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These photos are all 1024 by 768 pixels and you can use them on the projector and on worksheets. Just right click and select View Image to see each image in its full glory.
I took them at Birmingham Food Market a few weeks ago for a metric revision class. I'll use laminated prints of the full resolution images next year with work cards I think just to save on the colour printing.
Interesting as it has price for half a pound but for a whole kilogram. Students could check all the equivalences are correct as a starter.
You can just about see four price tags in this one image. Two are priced per pound weight but do not have costs per kilogram - students could provide one. The 7 for £1 and the 5 for £1 suggest proportion questions, but also questions along the lines of
"Algernon wants equal numbers of oranges and nectarines and the trader won't split the quantities. What is the smallest number of each he can buy and how much will it all cost?"
Actually, the traders will sell you a few but hardly anyone asks. The wording of the tags (Red Globe for grapes, and the fruit name missed off the cherries) might help students develop vocabulary.
Loving those apostrophes. Who would have thought that a kiwi fruit was half the cost of a lemon? Students could practice writing sentences using fraction words.
Stories about Algernon shopping for broccoli and lemons. Comparisons between images could lead to percentage calculations.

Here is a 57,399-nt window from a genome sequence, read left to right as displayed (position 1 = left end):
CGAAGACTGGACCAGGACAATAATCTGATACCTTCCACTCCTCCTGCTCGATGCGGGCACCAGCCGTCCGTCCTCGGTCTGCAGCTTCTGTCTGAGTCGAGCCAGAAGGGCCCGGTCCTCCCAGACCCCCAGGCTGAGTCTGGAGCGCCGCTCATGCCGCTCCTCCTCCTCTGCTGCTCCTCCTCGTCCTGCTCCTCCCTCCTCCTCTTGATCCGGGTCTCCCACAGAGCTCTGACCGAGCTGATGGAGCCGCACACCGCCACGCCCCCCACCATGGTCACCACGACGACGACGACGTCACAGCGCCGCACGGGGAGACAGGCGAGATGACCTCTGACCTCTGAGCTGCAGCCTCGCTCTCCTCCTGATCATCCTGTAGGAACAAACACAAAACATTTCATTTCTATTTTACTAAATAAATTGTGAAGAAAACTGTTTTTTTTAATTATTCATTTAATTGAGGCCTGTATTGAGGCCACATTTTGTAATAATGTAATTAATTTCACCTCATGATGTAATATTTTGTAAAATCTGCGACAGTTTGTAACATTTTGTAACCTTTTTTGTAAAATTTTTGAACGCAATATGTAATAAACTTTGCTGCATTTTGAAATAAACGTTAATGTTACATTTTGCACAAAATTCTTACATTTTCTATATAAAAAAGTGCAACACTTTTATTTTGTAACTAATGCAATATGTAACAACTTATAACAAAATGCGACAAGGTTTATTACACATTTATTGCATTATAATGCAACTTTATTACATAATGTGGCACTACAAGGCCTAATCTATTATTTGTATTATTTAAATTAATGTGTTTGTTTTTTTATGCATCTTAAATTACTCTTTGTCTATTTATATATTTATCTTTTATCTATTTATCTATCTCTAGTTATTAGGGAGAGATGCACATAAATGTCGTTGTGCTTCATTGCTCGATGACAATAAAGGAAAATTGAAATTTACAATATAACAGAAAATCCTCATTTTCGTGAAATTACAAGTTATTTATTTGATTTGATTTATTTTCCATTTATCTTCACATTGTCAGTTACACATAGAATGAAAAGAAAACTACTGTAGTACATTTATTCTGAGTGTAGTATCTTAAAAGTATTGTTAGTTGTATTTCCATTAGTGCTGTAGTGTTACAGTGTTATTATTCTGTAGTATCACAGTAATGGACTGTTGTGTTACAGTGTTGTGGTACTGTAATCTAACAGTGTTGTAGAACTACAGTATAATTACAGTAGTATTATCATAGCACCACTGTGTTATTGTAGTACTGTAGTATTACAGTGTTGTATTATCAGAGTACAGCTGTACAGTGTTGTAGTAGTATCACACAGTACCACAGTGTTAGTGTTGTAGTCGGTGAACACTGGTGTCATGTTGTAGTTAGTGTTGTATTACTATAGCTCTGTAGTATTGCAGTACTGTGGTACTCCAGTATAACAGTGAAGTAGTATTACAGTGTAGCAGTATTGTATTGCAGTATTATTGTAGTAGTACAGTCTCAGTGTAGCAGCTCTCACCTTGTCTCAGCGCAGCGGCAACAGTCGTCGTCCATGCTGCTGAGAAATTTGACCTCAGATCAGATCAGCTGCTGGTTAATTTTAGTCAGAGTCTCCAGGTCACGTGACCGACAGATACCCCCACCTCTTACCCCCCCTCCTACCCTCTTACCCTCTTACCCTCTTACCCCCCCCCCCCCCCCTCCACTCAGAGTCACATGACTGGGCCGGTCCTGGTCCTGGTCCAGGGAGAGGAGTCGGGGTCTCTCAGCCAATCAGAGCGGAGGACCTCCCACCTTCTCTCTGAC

"Algernon is shopping in the market. One stall has lemons 6 for £1, and another has lemons 5 for £1. What is the percentage price difference between the cheapest and the most expensive?"
I hope this question will cause disputes about which to take as 100%. The challenge is to be very clear about what you are comparing to what. Students challenged to write sentences like "5 for £1 is X percent more expensive than 6 for £1".
Check the price per kilogram. Estimating: how many onions in one pound weight? Might buy some and use the kitchen scales in a class.
These Majorcan Mids need a metric price!
Check that the price per pound weight is consistent with the price per kilogram.
If I use these next year, I'll post the worksheet here. I might just get some cheap card and some permanent markers and get the students making price labels and discussing the pricing. Wholesale market next, then I can do some of the profit questions.
Keith Burnett, Last update: Sat May 24 2014